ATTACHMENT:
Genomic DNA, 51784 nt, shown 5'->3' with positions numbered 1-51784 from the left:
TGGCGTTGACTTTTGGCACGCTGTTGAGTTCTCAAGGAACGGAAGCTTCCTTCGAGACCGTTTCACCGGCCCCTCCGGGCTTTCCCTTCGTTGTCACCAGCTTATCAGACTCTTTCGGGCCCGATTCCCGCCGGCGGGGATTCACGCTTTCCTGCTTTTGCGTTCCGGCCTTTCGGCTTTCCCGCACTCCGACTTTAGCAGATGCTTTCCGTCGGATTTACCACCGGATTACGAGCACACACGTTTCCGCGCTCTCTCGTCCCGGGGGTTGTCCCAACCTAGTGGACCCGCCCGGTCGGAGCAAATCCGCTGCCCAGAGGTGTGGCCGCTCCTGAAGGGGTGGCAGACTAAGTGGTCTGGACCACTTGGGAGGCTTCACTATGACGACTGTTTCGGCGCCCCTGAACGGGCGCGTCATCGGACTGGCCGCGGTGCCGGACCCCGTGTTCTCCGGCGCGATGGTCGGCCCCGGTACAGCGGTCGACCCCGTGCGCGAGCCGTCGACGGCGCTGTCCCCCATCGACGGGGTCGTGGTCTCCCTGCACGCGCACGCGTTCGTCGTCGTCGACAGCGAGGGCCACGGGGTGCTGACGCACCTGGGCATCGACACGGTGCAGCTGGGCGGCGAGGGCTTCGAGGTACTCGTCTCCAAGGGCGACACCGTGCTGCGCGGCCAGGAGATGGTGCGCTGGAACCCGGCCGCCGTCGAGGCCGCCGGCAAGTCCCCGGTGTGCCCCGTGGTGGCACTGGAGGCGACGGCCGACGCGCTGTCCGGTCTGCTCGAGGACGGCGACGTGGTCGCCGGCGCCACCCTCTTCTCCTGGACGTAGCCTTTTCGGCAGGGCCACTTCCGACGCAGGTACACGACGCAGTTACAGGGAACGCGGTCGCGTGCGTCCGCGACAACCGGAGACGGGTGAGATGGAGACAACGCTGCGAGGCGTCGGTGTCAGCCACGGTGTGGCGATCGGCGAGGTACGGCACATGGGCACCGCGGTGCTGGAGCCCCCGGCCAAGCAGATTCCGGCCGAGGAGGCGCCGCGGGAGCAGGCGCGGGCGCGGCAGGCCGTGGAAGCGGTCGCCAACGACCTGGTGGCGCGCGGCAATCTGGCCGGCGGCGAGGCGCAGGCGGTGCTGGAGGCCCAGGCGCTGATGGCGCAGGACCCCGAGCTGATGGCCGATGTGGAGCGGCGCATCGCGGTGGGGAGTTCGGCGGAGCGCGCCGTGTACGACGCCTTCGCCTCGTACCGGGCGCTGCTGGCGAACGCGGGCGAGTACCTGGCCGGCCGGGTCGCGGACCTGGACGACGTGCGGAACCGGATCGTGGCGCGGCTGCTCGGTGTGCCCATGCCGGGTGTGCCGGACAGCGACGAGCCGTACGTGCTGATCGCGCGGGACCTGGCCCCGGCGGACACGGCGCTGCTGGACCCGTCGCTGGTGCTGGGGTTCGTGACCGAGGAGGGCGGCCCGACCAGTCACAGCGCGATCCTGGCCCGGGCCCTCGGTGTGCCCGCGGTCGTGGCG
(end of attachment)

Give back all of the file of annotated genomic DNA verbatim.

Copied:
Genomic DNA, 51784 nt, shown 5'->3' with positions numbered 1-51784 from the left:
TGGCGTTGACTTTTGGCACGCTGTTGAGTTCTCAAGGAACGGAAGCTTCCTTCGAGACCGTTTCACCGGCCCCTCCGGGCTTTCCCTTCGTTGTCACCAGCTTATCAGACTCTTTCGGGCCCGATTCCCGCCGGCGGGGATTCACGCTTTCCTGCTTTTGCGTTCCGGCCTTTCGGCTTTCCCGCACTCCGACTTTAGCAGATGCTTTCCGTCGGATTTACCACCGGATTACGAGCACACACGTTTCCGCGCTCTCTCGTCCCGGGGGTTGTCCCAACCTAGTGGACCCGCCCGGTCGGAGCAAATCCGCTGCCCAGAGGTGTGGCCGCTCCTGAAGGGGTGGCAGACTAAGTGGTCTGGACCACTTGGGAGGCTTCACTATGACGACTGTTTCGGCGCCCCTGAACGGGCGCGTCATCGGACTGGCCGCGGTGCCGGACCCCGTGTTCTCCGGCGCGATGGTCGGCCCCGGTACAGCGGTCGACCCCGTGCGCGAGCCGTCGACGGCGCTGTCCCCCATCGACGGGGTCGTGGTCTCCCTGCACGCGCACGCGTTCGTCGTCGTCGACAGCGAGGGCCACGGGGTGCTGACGCACCTGGGCATCGACACGGTGCAGCTGGGCGGCGAGGGCTTCGAGGTACTCGTCTCCAAGGGCGACACCGTGCTGCGCGGCCAGGAGATGGTGCGCTGGAACCCGGCCGCCGTCGAGGCCGCCGGCAAGTCCCCGGTGTGCCCCGTGGTGGCACTGGAGGCGACGGCCGACGCGCTGTCCGGTCTGCTCGAGGACGGCGACGTGGTCGCCGGCGCCACCCTCTTCTCCTGGACGTAGCCTTTTCGGCAGGGCCACTTCCGACGCAGGTACACGACGCAGTTACAGGGAACGCGGTCGCGTGCGTCCGCGACAACCGGAGACGGGTGAGATGGAGACAACGCTGCGAGGCGTCGGTGTCAGCCACGGTGTGGCGATCGGCGAGGTACGGCACATGGGCACCGCGGTGCTGGAGCCCCCGGCCAAGCAGATTCCGGCCGAGGAGGCGCCGCGGGAGCAGGCGCGGGCGCGGCAGGCCGTGGAAGCGGTCGCCAACGACCTGGTGGCGCGCGGCAATCTGGCCGGCGGCGAGGCGCAGGCGGTGCTGGAGGCCCAGGCGCTGATGGCGCAGGACCCCGAGCTGATGGCCGATGTGGAGCGGCGCATCGCGGTGGGGAGTTCGGCGGAGCGCGCCGTGTACGACGCCTTCGCCTCGTACCGGGCGCTGCTGGCGAACGCGGGCGAGTACCTGGCCGGCCGGGTCGCGGACCTGGACGACGTGCGGAACCGGATCGTGGCGCGGCTGCTCGGTGTGCCCATGCCGGGTGTGCCGGACAGCGACGAGCCGTACGTGCTGATCGCGCGGGACCTGGCCCCGGCGGACACGGCGCTGCTGGACCCGTCGCTGGTGCTGGGGTTCGTGACCGAGGAGGGCGGCCCGACCAGTCACAGCGCGATCCTGGCCCGGGCCCTCGGTGTGCCCGCGGTCGTGGCG